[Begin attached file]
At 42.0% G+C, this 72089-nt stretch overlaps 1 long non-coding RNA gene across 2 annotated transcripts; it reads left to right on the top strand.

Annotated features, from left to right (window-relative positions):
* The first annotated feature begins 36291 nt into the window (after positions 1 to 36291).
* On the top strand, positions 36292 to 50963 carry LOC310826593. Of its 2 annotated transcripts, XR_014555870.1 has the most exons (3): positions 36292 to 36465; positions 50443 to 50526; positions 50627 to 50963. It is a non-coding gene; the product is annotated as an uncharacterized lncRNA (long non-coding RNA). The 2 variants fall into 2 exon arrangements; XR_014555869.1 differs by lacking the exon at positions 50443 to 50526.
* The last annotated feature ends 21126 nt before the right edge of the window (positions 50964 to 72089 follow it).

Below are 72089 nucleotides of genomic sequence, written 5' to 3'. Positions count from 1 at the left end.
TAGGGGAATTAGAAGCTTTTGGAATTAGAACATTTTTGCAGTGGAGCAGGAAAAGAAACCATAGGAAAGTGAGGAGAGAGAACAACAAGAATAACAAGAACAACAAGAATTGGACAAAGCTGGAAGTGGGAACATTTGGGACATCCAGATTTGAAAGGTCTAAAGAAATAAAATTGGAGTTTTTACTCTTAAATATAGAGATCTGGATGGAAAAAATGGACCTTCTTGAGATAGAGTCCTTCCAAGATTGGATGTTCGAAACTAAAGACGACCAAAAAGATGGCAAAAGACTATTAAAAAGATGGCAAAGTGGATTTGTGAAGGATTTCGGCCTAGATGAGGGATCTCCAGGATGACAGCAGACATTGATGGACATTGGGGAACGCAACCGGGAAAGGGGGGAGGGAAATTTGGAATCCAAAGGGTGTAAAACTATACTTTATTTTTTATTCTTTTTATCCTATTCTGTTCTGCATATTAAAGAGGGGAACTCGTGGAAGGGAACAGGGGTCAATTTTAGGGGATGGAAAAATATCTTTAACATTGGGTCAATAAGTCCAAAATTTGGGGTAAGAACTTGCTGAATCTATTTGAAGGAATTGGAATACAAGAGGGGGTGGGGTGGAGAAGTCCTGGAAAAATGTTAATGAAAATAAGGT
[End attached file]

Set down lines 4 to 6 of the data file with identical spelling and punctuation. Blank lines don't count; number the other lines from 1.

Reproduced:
* On the top strand, positions 36292 to 50963 carry LOC310826593. Of its 2 annotated transcripts, XR_014555870.1 has the most exons (3): positions 36292 to 36465; positions 50443 to 50526; positions 50627 to 50963. It is a non-coding gene; the product is annotated as an uncharacterized lncRNA (long non-coding RNA). The 2 variants fall into 2 exon arrangements; XR_014555869.1 differs by lacking the exon at positions 50443 to 50526.
* The last annotated feature ends 21126 nt before the right edge of the window (positions 50964 to 72089 follow it).

Below are 72089 nucleotides of genomic sequence, written 5' to 3'. Positions count from 1 at the left end.